Once a quarter I do lunch with two friends I'll call Carla and Elle. We are all three writers, all Mormon, all wondering whether or not to admit it.
We meet at a Cafe Rio, the unofficial restaurant of Mormonism, its Tex-Mex comfort food transporting us back to our shared home state of Utah. Sometimes we play 'spot the Mormons' while there. Often we see the missionaries. Always, we order the same meal.
"It's too late for me anyway," I say, digging into my heaping tin-full of sweet pork Barbacoa salad. "I outed myself with Normons." I say this not because I regret Normons, but because I would be a fool to not realize it has marked me forever.
Carla says she wants to include Mormonism in her standup because there's so much material, but how the last time she did, a guy backstage afterward asked if she was a virgin. I recount a recent job interview in which the interviewer asked if I "wore the Long Johns." Elle says it's time to tell her blog followers she's a Mormon. I kindly point out that they already know she's from Utah.
You see, there is no casual claiming of Mormonism. Claim an inch of Mormonism, and the baggage of a people claims you.
The up-side of claiming Mormonism, we all know, is differentiation. There are far fewer female Mormon writers trying to make it than just-plain female writers. We wonder, why fight it? Why not make it our shtick? Why, when it is, after all, what we know?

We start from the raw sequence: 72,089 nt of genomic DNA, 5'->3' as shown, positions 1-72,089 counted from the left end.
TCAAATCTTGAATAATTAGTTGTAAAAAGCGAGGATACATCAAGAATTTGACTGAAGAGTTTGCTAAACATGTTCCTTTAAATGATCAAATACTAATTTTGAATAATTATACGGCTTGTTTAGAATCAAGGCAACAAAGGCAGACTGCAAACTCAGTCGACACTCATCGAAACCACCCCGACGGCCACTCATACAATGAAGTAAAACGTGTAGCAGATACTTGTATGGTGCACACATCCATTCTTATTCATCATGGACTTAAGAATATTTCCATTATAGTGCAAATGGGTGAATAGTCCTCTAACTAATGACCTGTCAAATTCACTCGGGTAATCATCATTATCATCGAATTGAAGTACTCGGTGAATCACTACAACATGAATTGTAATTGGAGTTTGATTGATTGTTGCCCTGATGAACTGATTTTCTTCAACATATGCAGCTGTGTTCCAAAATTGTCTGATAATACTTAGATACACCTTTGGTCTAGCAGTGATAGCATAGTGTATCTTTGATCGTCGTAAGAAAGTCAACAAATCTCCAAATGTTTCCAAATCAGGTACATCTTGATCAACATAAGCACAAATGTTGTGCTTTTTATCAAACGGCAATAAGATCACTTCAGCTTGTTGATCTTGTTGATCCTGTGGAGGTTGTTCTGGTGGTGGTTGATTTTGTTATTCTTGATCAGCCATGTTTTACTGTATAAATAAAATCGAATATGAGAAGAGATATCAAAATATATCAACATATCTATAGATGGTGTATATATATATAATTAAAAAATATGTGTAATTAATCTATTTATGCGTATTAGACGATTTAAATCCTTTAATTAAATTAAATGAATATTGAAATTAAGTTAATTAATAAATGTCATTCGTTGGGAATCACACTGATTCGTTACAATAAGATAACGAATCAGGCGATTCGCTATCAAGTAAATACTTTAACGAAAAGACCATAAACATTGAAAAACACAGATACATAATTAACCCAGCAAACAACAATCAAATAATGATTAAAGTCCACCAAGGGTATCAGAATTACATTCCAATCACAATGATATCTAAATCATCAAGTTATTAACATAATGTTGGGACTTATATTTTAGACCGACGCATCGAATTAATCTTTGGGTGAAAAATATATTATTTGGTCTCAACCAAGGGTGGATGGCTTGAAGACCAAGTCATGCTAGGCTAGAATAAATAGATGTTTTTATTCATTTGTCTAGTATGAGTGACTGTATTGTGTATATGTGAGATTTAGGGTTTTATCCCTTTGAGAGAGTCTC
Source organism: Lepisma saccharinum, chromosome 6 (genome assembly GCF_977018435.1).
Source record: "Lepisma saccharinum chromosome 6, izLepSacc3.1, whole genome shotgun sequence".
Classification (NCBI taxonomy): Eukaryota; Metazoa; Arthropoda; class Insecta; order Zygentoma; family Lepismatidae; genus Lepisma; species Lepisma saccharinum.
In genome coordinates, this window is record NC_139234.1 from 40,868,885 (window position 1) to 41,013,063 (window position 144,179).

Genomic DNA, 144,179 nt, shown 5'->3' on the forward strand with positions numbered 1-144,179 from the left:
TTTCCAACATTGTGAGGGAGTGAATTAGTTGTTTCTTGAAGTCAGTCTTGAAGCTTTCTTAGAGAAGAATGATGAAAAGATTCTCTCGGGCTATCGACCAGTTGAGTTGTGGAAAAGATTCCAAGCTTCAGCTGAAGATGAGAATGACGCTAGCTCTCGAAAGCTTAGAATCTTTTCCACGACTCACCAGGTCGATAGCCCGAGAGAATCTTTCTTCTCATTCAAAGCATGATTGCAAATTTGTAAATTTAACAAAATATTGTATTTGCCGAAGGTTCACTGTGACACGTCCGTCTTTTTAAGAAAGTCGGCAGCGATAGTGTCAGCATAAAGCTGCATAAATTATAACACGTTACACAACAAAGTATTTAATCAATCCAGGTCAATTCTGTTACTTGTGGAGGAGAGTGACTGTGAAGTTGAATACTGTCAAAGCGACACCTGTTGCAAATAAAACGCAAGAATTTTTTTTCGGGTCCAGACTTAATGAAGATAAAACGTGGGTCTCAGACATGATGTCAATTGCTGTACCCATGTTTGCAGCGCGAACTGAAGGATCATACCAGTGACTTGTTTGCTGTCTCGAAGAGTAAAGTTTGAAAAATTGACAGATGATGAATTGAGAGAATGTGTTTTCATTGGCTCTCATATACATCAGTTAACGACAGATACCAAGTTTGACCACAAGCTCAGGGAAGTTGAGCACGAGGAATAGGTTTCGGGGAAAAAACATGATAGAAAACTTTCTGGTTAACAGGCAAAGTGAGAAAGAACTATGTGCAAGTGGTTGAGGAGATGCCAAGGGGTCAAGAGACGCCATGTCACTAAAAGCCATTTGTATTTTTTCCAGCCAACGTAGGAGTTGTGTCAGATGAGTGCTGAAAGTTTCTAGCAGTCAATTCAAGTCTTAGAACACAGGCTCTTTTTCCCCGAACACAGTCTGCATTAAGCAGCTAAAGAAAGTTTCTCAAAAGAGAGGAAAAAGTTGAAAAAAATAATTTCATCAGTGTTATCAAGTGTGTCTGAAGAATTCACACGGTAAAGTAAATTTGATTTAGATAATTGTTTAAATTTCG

Claiming Mormonism means claiming the expectations of our people. It means opening yourself up to being measured against their bar.
Claiming Mormonism means taking some sort of stance on it, and sometimes we are not exactly sure where we stand.
We dream of being Anne Lamott, who prays to the rainbow and refers to God as She. We extol Brené Brown and her good old Texan faith. We idealize Liz Gilbert, with her come-one-come-all Gospel of Big Magic. We like believing in God, but can't help wishing our church was a bit less confounding.
I think of Joanna Brooks, who had the courage to start Ask Mormon Girl, and who later wrote The Book Of Mormon Girl. I remember how beautifully she captured the good and bad of being Mormon.
I admire Joanna for her courage in so wholly claiming our religion. And then I realize vaguely that people once told me I was brave like that, and can't help but worry that I don't seem to be anymore.
After we finish eating, my friends and I discuss ways Elle could casually break the news of her Mormonism. Nothing seems casual enough. We riff on projects tucked safely in the back of our minds, the things we would, or could have, or will someday write, if we decide we can handle being asked about our underwear.
We go our separate ways and continue writing, skirting the issue of our Mormonism, as though we can talk about anything without talking about it.
Because when we write about grace, we write about Mormonism. When we write about battling perfectionism, we write about Mormonism. Even by not writing about sex, we give away how thoroughly Mormon we are.
But Mormonism is our world. It is, as Joanna Brooks says, "my first language, my mother tongue, my family, my people my home; it is my heart, my heart, my heart."
We can claim it or not claim it. But we can't not write about Mormonism.